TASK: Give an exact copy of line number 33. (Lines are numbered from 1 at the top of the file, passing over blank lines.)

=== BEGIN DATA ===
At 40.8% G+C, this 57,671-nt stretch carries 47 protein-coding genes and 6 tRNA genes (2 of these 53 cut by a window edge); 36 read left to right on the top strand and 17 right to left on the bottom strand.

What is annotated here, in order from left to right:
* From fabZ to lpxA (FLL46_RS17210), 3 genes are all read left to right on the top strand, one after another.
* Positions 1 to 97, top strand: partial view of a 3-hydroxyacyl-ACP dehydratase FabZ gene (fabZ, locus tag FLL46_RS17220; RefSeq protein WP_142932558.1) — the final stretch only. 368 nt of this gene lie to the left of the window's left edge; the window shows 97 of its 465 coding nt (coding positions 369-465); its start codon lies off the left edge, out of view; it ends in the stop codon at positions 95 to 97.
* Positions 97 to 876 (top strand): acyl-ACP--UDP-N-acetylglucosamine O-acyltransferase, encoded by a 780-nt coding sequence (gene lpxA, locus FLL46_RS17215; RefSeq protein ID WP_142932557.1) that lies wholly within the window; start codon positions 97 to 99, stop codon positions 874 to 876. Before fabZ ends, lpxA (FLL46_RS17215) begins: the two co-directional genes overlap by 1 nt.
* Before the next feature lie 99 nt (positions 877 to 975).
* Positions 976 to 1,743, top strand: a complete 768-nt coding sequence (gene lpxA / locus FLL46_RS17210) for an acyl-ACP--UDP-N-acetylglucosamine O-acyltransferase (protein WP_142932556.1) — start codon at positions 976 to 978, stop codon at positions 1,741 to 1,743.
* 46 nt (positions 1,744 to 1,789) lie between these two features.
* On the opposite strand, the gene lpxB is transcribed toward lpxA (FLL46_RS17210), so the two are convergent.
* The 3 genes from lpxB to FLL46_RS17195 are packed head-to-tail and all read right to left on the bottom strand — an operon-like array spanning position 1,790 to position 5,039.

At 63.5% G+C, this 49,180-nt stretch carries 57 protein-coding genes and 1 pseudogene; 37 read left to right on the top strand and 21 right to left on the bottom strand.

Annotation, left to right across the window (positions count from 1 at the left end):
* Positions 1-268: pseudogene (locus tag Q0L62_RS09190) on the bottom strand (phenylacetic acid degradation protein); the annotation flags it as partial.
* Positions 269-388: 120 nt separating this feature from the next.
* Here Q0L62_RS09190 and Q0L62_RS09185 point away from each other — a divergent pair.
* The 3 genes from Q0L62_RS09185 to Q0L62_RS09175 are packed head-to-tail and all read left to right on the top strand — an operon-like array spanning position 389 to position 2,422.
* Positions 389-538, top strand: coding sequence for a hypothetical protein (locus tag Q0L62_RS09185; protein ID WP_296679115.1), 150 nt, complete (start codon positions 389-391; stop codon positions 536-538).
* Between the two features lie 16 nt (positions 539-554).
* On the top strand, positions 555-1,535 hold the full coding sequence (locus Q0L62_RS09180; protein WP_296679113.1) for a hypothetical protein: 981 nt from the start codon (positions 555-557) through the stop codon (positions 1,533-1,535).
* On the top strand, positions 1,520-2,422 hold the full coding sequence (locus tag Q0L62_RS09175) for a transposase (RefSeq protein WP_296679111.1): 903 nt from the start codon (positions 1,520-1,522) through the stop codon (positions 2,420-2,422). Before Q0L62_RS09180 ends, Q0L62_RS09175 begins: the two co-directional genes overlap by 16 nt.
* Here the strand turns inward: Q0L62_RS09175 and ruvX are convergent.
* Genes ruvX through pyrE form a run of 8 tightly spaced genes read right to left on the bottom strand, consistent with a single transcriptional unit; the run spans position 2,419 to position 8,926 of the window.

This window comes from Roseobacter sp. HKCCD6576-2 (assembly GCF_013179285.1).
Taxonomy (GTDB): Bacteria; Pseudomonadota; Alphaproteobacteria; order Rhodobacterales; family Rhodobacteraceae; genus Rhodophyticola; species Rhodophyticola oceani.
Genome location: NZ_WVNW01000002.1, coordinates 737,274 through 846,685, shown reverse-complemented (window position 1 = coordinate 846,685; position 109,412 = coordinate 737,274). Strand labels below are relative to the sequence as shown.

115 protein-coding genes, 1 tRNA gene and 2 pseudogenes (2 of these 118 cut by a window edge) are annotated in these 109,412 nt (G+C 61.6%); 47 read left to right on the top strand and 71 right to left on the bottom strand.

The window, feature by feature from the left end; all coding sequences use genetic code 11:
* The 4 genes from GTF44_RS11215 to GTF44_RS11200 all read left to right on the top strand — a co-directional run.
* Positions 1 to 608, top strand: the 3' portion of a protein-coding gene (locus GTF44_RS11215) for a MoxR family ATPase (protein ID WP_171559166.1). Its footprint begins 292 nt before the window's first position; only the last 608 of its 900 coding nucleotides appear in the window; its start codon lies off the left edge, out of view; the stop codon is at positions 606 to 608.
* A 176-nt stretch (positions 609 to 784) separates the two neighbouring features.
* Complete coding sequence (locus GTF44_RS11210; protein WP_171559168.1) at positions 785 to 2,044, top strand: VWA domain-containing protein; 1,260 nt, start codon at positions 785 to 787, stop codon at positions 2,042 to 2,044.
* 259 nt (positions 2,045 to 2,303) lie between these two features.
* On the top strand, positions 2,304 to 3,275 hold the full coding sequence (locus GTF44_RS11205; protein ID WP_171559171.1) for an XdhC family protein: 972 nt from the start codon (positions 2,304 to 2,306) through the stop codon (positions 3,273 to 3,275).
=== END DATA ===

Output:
* On the top strand, positions 2,304 to 3,275 hold the full coding sequence (locus GTF44_RS11205; protein ID WP_171559171.1) for an XdhC family protein: 972 nt from the start codon (positions 2,304 to 2,306) through the stop codon (positions 3,273 to 3,275).